Wednesday, September 29, 2010


It has been raining steadily for several days here in New York and that has a lot of people depressed. It shouldn’t though. Apart from the lack of sunlight, which really is a problem for those of us who suffer from seasonal affective disorder, there is a lot to like about inclement weather. When it is lousy outside you can sit at home and do nothing without a shred of guilt.

In the past two days I have lounged around in my sweats and tee shirt, eating comfort food with my feet up on the ottoman and catching up on all the shows on my DVR. (Watching an entire season of “Being Human” was worth a week of rain.) I have spent an inordinate amount of quality time with my cat. In fact, he now thinks that I am the one who is overly affectionate. He probably wishes I would learn something important from him: uneventful days are meant for sleeping.

There is something comforting about rain in the city. It softens things. It muffles the endless cacophony of traffic sounds – horns, sirens, car alarms – and best of all, it forces people to keep their car windows closed and the thump, thump, thump of their music mostly consigned to their own space. It’s the exact opposite of the first nice day each spring when everyone responds by making as much noise as they can.

Everything looks sharper on a rainy day. Maybe that’s because the rain washes all the pollution out of the air. The streets are cleaner as well. One good downpour washes more trash from the gutters than the loud, and mostly ineffective, street sweeping machine does in a lifetime.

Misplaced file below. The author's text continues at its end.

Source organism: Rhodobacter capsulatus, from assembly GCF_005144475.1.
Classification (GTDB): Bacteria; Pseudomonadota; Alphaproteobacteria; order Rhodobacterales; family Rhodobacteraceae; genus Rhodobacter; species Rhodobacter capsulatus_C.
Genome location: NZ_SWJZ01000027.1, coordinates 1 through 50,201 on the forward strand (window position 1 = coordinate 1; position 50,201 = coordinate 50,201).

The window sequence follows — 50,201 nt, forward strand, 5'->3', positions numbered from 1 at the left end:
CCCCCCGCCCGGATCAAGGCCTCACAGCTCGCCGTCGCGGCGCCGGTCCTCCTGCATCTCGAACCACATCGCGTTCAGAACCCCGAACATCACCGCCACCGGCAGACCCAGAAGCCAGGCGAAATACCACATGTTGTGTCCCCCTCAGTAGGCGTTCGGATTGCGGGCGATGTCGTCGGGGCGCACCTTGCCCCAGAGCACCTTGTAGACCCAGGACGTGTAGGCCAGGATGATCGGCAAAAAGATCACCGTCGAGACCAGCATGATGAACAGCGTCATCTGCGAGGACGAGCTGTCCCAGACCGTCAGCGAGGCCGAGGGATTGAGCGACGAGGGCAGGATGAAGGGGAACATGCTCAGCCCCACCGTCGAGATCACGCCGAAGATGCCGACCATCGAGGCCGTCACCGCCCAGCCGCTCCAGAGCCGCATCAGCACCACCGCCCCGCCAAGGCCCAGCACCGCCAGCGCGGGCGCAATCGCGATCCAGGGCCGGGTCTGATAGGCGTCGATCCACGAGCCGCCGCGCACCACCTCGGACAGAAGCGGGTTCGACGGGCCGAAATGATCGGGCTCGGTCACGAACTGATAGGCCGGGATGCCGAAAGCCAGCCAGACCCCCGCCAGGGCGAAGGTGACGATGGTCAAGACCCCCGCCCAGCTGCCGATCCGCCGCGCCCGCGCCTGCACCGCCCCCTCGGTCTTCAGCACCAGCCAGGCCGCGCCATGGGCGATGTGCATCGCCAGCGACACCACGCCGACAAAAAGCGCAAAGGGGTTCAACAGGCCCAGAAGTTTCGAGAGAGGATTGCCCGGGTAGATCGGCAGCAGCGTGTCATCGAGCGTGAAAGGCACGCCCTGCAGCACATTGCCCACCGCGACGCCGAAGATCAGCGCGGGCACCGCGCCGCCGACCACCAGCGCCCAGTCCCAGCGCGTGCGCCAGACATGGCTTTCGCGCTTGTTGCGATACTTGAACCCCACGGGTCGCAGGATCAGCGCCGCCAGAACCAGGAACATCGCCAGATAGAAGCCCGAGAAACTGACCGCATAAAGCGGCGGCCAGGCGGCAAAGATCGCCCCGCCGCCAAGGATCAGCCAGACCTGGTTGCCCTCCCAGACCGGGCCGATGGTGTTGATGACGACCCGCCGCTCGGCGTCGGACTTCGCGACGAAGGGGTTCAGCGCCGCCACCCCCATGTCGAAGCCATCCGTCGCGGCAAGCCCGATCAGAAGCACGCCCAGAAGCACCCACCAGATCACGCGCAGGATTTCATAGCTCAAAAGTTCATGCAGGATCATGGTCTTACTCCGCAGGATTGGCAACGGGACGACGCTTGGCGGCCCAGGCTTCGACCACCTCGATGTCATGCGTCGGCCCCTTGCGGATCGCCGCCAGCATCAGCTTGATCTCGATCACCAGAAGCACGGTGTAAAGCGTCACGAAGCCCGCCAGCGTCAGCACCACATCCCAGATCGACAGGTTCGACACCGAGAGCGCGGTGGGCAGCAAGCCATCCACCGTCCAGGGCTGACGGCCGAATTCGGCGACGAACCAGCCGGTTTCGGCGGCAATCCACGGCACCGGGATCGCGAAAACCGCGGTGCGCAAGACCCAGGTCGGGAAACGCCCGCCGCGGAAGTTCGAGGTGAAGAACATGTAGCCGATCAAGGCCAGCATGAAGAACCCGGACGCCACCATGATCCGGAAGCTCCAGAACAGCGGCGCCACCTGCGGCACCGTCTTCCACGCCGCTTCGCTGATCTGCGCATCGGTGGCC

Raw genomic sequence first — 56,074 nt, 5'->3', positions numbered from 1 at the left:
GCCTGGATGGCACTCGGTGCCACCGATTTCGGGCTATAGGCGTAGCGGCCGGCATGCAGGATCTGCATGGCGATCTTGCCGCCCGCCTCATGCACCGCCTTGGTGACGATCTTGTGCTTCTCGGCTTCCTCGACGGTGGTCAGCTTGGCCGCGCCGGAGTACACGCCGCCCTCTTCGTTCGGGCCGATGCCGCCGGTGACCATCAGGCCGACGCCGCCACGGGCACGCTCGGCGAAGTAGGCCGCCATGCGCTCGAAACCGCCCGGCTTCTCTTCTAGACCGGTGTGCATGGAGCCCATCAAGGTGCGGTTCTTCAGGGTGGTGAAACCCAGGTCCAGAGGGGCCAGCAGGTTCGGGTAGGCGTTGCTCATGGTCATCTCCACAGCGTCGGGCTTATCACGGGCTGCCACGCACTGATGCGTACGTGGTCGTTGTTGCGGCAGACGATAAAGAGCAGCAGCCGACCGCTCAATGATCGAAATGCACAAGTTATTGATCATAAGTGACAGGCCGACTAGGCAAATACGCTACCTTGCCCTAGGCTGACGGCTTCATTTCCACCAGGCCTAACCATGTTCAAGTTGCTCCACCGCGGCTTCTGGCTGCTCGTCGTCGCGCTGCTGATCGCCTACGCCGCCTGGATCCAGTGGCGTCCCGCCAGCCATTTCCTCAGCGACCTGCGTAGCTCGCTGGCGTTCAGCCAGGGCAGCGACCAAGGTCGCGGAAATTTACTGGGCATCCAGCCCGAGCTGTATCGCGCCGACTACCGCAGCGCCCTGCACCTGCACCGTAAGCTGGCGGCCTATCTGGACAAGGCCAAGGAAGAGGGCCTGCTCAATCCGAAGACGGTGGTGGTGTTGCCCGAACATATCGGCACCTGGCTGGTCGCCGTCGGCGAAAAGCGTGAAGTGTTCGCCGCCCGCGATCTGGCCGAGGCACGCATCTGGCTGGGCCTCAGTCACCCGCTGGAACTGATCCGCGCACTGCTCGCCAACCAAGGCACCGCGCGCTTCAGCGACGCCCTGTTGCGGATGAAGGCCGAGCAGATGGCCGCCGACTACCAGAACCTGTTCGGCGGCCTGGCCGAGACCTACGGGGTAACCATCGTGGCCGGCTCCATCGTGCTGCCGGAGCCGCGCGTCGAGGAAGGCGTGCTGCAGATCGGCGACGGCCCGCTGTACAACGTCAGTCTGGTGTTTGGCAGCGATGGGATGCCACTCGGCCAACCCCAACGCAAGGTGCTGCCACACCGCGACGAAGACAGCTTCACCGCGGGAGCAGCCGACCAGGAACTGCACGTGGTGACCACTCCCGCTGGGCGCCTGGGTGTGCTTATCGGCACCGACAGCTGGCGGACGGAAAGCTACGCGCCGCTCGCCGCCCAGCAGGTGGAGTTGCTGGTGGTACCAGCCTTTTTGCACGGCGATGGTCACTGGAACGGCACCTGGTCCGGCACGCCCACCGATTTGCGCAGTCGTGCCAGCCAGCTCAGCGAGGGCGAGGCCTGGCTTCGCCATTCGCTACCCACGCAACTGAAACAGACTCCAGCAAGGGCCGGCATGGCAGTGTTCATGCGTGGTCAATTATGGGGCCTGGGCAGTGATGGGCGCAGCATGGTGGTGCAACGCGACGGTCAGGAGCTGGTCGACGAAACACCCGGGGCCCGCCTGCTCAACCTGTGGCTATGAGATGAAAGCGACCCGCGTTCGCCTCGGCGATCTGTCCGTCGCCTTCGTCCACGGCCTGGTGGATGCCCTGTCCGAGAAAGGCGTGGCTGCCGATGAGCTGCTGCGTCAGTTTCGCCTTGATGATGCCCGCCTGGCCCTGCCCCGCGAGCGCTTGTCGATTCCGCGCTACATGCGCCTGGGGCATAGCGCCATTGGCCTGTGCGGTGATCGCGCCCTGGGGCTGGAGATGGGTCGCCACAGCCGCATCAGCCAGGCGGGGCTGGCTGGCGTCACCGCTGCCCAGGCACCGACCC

Aside from pests and vermin, weather is about the only part of nature that still exists in the city. It is bigger than the city. Watching a massive front move across the weather map reminds us that, from the storm’s point of view, we are an insignificant ground feature along the route. Throw in some good loud thunder and a pyrotechnic display of lighting, and we are realize that nature is still bigger than any power we have created and it is one thing over which we still have absolutely no control. Think about that, my thumb twiddling apps devotees!

Not everyone is fond of rainy days, especially if you have to go somewhere. Mass transit gets overwhelmed (much to the irritation of regular riders). Pools of water accumulate from dripping umbrellas in trains, lobbies, and elevators. These same spaces turn into steam baths from all that extra moisture. Glasses fog over and newspapers become limp. For commuters, it’s hell on wheels.

But to a contrarian such as the Bitter Old Queen, these past few days have been heaven. I am lifted up from my usual melancholy while everyone else is dragged down. The playing field has been leveled, however momentarily. How I love a rainy day.

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